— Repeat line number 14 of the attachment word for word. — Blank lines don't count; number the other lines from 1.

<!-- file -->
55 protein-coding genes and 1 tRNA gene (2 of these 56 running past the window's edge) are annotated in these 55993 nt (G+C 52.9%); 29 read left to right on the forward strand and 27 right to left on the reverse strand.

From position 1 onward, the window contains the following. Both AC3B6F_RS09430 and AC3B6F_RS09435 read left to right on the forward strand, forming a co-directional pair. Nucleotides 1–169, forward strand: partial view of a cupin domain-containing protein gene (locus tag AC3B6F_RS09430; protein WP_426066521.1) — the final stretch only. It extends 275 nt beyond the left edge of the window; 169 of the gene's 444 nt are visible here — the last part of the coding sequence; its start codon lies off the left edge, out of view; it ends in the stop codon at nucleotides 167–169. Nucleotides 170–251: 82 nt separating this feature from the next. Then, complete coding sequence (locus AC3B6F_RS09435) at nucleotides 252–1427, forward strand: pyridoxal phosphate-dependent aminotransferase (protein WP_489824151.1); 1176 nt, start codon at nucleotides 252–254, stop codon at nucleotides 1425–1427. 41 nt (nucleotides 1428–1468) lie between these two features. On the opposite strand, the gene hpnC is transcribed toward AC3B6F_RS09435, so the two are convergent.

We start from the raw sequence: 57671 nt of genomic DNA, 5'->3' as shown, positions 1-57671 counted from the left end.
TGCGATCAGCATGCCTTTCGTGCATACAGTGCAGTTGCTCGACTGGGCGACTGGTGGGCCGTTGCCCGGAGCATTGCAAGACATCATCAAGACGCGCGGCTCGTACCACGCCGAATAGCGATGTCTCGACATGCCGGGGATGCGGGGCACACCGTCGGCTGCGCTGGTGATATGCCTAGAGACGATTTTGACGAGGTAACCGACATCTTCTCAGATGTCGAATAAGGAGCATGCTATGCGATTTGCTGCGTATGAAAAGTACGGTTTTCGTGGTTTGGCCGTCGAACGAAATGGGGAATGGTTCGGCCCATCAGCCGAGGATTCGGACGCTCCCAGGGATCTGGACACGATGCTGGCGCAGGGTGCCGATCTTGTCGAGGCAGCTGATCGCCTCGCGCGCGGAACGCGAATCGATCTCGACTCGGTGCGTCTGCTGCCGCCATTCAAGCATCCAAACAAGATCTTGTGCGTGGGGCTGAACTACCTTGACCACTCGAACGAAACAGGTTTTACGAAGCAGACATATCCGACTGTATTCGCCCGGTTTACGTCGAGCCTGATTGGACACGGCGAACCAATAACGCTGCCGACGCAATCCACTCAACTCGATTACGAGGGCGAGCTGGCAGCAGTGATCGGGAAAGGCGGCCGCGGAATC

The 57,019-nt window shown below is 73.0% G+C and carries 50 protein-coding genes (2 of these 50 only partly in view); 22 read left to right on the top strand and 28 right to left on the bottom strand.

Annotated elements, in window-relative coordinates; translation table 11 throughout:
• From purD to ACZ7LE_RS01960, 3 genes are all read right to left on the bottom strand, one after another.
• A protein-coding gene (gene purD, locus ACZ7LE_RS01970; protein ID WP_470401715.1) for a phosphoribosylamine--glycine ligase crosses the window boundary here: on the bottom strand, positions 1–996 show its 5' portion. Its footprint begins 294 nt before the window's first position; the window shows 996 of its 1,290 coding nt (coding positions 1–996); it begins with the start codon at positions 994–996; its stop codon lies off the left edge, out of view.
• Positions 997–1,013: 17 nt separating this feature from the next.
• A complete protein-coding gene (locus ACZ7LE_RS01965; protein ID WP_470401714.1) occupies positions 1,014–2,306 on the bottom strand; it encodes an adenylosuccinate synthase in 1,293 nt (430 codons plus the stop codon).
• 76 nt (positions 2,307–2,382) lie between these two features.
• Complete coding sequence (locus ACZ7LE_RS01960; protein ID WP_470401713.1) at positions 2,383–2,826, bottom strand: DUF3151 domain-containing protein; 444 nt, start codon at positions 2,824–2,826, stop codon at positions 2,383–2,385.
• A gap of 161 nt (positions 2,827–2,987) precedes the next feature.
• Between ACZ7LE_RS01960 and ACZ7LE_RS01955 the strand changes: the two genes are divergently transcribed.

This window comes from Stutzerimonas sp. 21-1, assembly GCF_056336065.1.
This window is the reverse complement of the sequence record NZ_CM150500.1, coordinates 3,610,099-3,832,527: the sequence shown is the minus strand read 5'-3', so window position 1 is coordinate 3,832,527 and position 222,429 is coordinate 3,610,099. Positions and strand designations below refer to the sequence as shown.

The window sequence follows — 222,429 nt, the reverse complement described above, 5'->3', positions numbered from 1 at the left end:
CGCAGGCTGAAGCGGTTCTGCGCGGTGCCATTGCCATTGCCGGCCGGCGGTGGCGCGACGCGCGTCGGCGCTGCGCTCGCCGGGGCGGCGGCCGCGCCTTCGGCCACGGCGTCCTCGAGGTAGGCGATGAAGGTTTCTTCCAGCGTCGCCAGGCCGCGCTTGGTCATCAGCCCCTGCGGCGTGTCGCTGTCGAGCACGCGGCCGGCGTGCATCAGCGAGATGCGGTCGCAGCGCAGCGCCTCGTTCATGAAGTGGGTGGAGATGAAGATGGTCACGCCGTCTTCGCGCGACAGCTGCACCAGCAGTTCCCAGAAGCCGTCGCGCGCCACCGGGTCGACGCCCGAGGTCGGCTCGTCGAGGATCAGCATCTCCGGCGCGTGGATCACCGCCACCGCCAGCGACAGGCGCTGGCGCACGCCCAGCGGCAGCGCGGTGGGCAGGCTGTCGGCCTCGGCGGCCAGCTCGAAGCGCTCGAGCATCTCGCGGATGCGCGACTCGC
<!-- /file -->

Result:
• Between ACZ7LE_RS01960 and ACZ7LE_RS01955 the strand changes: the two genes are divergently transcribed.